EUR/USD: Flying above 1.18 with the Fed? Why dollar weakness outweighs overbought conditions

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  • EUR/USD has been firmly holding onto its massive gains ahead of the Federal Reserve’s decision.
  • A dovish message from the Fed and US politicians’ struggles could send it higher.
  • Wednesday’s four-hour chart is showing that overbought conditions are coming closer.

Overbought, so what? That seems to be the mantra for EUR/USD in the past week – pushing the pair to the highest since September 2018 with little pause for thought. It could happen again, this time fueled by the Federal Reserve.

The Fed is set to leave its policy unchanged – but has ample room to move markets. Back in June, the world’s most powerful central bank signaled it would keep interest rates low for at least two years and stabilized its bond-buying scheme at a high level – and may now have to do more, or at least make promises.

Since that June meeting, coronavirus cases have leaped, consumer confidence dropped, and jobless claims began rising once again. While the Fed ruled out setting negative rates, it may now be warming up to Yield Curve Control (YCC) – depressing long-term borrowing costs. The benchmark ten-year Treasury yield is already low, under 0.60%, but it can always extend its losses toward 0%.

Jerome Powell, Chairman of the Federal Reserve, will address the press and YCC will probably top the agenda for journalists. Any hint about additional action could further weaken the dollar, while reluctance to act could push it higher.

See:

  • Fed Preview: Warming up to controlling the yield curve, nudging lawmakers, keeping markets happy
  • US FOMC July Preview: The advent of yield curve control?

It is essential to note that Powell and his colleagues have urged elected officials to do more, and may prefer adding pressure and waiting for them to act. Democrats are clashing with Republicans and the GOP is battling within itself over extending emergency support. The most urgent issue is federal unemployment benefits which expire at the end of the month. Both sides acknowledge talks will take time despite the potential hit to consumption.

The Conference Board’s Consumer Confidence gauge fell to 92.6 points in July, below expectations – and reflecting rising COVID-19 cases and new restrictions. The number of US infections tops 4.3 million and the death toll is near 150,000.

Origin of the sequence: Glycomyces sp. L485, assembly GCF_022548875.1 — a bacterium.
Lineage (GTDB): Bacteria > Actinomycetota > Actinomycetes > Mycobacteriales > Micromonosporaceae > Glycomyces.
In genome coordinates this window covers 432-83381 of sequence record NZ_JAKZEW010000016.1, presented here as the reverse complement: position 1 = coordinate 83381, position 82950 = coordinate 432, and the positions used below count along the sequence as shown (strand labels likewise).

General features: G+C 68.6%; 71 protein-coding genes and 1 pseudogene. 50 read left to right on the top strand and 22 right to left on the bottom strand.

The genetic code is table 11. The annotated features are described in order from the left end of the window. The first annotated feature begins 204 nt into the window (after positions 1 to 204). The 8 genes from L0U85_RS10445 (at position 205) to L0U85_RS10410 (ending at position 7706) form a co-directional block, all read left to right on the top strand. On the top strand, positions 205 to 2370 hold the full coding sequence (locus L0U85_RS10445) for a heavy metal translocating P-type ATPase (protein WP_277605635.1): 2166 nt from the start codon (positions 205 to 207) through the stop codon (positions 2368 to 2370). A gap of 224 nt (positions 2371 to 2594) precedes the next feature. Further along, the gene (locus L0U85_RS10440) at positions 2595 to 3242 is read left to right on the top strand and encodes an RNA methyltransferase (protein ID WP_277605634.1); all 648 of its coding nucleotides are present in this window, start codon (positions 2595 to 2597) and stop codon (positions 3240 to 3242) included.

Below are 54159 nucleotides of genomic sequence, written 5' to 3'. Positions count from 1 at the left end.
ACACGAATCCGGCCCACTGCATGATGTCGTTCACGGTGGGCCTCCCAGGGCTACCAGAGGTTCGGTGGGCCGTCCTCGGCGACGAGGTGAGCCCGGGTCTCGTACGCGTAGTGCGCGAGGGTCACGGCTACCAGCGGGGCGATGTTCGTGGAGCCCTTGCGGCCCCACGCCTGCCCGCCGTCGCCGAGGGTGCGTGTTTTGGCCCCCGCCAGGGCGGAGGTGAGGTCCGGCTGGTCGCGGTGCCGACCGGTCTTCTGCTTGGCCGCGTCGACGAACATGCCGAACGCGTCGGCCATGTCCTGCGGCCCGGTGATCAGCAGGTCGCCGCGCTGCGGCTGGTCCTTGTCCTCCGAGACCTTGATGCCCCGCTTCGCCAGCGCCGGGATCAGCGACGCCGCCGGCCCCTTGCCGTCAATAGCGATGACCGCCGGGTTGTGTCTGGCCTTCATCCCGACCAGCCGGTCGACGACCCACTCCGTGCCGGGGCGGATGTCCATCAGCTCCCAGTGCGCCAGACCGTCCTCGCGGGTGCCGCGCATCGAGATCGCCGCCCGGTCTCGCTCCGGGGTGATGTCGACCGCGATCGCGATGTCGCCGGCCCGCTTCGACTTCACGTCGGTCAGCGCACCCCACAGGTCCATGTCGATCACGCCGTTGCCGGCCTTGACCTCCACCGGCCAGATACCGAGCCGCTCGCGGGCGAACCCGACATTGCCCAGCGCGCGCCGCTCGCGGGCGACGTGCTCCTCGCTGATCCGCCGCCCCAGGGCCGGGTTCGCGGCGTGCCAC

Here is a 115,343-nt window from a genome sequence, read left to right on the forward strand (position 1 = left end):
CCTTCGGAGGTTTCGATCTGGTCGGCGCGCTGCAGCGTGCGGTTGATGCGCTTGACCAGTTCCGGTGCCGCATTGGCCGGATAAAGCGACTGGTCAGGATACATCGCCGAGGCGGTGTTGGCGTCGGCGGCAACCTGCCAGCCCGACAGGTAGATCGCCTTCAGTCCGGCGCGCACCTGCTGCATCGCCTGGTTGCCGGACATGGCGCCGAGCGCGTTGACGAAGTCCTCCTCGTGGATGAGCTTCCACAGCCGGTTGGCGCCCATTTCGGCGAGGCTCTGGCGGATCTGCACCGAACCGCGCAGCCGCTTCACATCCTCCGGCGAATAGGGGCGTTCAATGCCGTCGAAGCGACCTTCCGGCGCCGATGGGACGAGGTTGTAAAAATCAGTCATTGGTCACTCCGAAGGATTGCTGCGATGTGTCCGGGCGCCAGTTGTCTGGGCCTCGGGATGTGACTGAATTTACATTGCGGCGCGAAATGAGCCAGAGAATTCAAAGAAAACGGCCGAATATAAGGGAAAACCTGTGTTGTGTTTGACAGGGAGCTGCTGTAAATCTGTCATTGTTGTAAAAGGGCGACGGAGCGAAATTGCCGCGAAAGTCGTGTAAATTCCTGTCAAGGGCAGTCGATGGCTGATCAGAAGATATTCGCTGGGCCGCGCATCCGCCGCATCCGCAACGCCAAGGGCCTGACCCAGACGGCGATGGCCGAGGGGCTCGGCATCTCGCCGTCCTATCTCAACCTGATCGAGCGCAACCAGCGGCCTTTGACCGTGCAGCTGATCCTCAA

Reports about negotiations on Capitol Hill and updated coronavirus cases are set to shape trading ahead of the Fed.

In the old continent, the overall picture remains positive. IFO’s German business confidence figures have risen beyond estimates in July, while the euro continues benefiting from the historic agreement on the EU fund.

Flareups of the diseases in parts of Spain, France, and Germany are seen as localized events for now. Keeping coronavirus under control is key to the recovery and to euro strength.

Overall, the Fed holds the keys to the next moves, but the virus also has a substantial influence on the currency pair.

EUR/USD Technical Analysis

The Relative Strength Index on the four-hour chart is just 70 – on the verge of entering overbought territory. Another near-term move higher – to the recent peak of 1.1781 – will likely send the RSI above that line. Momentum remains to the upside and euro/dollar is trading well above the 50, 100, and 200 Simple Moving Averages.

Above 1.1781, the next resistance is 1.1815, a peak in September 2018, followed by 1.1850, a high point in June that year.

Support awaits at the round 1.17 level, then at 1.1625, and further down at 1.1540.

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About Author

Yohay Elam – Founder, Writer and Editor I have been into forex trading for over 5 years, and I share the experience that I have and the knowledge that I’ve accumulated. After taking a short course about forex. Like many forex traders, I’ve earned a significant share of my knowledge the hard way. Macroeconomics, the impact of news on the ever-moving currency markets and trading psychology have always fascinated me. Before founding Forex Crunch, I’ve worked as a programmer in various hi-tech companies. I have a B. Sc. in Computer Science from Ben Gurion University. Given this background, forex software has a relatively bigger share in the posts.